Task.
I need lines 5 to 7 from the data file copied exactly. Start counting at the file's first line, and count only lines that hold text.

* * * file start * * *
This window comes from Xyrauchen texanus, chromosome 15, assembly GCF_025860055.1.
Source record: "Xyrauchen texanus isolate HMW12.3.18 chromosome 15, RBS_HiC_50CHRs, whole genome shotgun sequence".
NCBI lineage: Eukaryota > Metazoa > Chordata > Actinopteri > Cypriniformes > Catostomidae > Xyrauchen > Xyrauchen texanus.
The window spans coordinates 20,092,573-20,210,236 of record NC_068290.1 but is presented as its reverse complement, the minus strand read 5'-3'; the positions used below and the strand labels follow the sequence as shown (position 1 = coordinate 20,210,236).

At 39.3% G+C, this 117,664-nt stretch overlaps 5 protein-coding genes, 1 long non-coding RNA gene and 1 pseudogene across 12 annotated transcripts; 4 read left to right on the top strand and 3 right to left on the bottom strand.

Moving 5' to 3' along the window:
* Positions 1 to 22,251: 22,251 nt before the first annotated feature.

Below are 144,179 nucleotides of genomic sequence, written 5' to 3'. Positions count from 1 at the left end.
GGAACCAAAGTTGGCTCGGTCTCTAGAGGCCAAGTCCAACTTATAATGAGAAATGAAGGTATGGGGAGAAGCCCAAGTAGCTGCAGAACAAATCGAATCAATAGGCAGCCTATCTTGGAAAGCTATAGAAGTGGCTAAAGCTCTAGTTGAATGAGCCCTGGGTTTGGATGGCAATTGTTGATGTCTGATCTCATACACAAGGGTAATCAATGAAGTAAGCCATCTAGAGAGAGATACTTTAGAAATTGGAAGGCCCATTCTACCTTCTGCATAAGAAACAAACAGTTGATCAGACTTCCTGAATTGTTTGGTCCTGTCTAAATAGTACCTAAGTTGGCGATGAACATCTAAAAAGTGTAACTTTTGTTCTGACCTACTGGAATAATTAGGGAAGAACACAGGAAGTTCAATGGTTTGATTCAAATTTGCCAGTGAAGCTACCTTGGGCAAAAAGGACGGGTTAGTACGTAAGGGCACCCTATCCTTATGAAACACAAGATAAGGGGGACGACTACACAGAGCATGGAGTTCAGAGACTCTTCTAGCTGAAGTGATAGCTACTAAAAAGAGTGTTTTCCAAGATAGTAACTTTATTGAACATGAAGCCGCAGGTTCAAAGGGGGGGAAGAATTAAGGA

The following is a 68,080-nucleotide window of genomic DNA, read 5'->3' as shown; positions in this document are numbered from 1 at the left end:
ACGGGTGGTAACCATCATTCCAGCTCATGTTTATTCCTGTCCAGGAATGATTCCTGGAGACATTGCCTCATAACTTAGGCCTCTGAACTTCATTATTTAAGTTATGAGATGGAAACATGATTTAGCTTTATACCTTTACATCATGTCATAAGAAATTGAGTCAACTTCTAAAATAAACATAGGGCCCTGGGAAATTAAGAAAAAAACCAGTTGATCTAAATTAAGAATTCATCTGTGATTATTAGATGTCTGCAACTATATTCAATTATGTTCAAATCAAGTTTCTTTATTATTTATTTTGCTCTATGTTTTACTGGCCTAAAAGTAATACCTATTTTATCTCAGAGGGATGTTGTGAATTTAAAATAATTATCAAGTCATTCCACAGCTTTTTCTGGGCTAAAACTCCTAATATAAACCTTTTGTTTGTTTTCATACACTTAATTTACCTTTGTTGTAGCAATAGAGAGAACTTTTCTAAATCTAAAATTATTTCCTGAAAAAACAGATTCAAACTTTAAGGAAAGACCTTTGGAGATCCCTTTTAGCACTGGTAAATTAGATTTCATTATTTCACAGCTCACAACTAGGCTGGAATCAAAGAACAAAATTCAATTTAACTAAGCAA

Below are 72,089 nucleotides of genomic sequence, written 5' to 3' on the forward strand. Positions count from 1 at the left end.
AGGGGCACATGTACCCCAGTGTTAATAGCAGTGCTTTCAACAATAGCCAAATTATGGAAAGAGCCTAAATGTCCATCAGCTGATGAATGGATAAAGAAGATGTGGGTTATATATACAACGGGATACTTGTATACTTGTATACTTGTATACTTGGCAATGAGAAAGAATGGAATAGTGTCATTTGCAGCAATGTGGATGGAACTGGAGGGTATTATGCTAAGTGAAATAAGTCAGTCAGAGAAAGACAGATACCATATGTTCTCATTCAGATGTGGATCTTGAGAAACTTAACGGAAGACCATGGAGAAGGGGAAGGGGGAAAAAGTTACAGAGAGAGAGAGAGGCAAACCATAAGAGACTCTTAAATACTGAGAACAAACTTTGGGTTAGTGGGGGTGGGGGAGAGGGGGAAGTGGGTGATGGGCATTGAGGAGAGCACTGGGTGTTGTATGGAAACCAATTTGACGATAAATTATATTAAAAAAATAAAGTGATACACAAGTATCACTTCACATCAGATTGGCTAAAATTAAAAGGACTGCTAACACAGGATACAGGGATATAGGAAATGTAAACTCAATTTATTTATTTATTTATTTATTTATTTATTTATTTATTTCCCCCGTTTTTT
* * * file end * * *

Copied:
At 39.3% G+C, this 117,664-nt stretch overlaps 5 protein-coding genes, 1 long non-coding RNA gene and 1 pseudogene across 12 annotated transcripts; 4 read left to right on the top strand and 3 right to left on the bottom strand.

Moving 5' to 3' along the window:
* Positions 1 to 22,251: 22,251 nt before the first annotated feature.